To James Madison
Monticello Sep. 11. 1801.
I have no letter from you by the mail, whence I conclude I may possibly recieve something by private conveyance. a letter from miss Paine to Virginia Randolph saying nothing of your health makes me hope it is reestablished. I inclose you a letter from Genl. Saml. Smith with Barney’s letter to him. it contains matters worthy of some attention. I do not believe that Murray would endeavor to defeat the treaty. on the contrary I believe he would be anxious to get it through. however the more I reflect on it the more I am satisfied it’s non-1 ratification is unimportant, and will give us all the benefits of peace & commercial relations without the embarrasments of a treaty.—you will recieve by this post my letter to the Bey of Tunis, & one to Rob. R. Livingston on Neutral rights; both open, & to be forwarded. I have recieved no letter by this post from mr Gallatin which augurs ill of the situation of his family, as he has had occasion to write me weekly on a great variety of matter. Accept assurances of my constant & affectionate esteem & great respect.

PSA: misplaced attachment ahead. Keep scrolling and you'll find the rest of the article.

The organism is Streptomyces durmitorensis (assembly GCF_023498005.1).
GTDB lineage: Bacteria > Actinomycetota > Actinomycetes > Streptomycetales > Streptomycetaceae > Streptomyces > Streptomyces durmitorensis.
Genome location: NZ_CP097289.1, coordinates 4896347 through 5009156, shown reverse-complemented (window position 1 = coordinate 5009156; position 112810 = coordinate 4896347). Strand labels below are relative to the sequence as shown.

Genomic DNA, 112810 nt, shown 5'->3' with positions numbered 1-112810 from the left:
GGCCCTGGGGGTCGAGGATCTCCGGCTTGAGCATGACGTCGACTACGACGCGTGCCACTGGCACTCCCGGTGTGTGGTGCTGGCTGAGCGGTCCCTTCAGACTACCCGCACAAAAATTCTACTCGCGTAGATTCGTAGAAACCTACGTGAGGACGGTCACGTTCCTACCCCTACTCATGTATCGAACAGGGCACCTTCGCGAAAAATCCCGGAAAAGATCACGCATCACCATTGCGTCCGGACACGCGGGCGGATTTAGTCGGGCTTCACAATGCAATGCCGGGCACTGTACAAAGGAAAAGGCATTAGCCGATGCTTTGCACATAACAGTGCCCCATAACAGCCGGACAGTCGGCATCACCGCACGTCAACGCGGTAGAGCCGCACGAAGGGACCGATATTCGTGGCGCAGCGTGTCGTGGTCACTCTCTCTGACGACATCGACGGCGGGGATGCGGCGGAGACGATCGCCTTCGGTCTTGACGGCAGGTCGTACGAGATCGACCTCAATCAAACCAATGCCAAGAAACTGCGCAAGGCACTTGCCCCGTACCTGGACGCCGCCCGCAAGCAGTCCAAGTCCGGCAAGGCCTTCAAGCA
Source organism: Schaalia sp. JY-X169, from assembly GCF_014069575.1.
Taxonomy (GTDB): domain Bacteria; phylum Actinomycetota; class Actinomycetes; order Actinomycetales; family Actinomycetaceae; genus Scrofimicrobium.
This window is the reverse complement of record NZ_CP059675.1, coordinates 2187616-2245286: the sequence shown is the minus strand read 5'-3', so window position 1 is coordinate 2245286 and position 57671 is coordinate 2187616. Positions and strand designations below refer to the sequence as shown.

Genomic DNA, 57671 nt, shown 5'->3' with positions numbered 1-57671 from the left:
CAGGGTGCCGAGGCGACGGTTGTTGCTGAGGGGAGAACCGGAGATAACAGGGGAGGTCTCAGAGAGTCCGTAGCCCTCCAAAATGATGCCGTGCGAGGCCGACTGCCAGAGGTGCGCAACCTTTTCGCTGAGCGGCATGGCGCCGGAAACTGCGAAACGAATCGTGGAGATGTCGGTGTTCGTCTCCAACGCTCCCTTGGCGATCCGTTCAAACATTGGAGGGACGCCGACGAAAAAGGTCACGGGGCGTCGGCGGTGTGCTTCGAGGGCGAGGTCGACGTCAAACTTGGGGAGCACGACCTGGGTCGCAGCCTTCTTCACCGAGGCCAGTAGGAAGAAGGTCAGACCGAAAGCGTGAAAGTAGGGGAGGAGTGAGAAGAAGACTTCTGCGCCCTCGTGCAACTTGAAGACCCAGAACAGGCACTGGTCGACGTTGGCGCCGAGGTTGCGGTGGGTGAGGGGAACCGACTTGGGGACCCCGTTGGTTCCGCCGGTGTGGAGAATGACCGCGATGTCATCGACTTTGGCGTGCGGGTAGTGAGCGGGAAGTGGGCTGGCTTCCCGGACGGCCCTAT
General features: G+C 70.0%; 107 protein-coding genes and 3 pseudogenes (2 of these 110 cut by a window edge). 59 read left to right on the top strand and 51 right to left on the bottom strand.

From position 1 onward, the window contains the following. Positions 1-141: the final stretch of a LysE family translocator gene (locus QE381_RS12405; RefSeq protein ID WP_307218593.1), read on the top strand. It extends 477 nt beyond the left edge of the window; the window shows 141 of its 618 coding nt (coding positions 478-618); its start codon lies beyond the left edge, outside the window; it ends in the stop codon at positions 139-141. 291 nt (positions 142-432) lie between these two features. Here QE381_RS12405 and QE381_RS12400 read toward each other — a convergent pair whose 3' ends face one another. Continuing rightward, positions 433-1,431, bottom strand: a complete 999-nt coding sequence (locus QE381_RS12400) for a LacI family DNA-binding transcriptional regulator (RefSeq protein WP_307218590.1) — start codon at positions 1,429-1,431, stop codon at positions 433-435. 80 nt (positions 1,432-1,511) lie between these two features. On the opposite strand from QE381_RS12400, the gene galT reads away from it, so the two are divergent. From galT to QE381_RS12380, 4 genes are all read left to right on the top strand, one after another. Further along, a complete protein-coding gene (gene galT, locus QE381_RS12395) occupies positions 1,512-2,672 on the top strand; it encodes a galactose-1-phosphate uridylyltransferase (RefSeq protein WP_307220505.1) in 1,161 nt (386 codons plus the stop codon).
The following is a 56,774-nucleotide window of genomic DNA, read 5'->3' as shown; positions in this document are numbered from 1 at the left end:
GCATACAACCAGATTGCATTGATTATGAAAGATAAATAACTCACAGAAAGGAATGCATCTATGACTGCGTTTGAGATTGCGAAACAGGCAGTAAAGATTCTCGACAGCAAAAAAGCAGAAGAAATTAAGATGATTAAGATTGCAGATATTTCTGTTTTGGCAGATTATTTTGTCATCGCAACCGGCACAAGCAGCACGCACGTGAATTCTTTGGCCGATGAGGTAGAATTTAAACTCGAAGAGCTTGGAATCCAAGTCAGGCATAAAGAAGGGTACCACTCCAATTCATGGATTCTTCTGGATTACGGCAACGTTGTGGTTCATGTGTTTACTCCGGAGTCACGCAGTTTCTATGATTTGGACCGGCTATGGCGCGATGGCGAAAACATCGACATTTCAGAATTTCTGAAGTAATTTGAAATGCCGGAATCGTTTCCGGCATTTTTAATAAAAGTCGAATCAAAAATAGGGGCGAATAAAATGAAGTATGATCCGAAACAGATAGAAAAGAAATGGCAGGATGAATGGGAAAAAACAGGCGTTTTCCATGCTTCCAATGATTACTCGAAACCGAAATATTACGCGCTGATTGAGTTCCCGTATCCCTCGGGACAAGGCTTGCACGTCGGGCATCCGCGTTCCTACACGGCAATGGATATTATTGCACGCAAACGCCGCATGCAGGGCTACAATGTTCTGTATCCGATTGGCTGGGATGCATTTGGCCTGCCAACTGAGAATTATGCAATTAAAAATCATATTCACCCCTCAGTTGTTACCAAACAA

RC (NjP); at foot of text: “The Secretary of state.” PrC (DLC). Enclosures: (1) Samuel Smith to TJ, 29 Aug., enclosing Joshua Barney to Smith, 11 July. (2) TJ to Hammuda Pasha, Bey of Tunis, 9 Sep. (3) TJ to Robert R. Livingston, 9 Sep.
Virginia Randolph: a sister-in-law of Martha Jefferson Randolph and the youngest child of Anne Cary Randolph and Thomas Mann Randolph, Sr. Commonly known as “Jenny,” she became a permanent resident at Monticello until her marriage in 1805 to her cousin, Wilson Jefferson Cary. TJ’s granddaughter named Virginia Randolph was born at Monticello on 22 Aug. 1801 (Daniels, Randolphs of Virginia description begins Jonathan Daniels, The Randolphs of Virginia, Garden City, N.Y., 1972 description ends , xii, xiii, 133, 134, 214, 240; Malone, Jefferson description begins Dumas Malone, Jefferson and His Time, Boston, 1948–81, 6 vols. description ends , 4:160).
1. Prefix and hyphen interlined.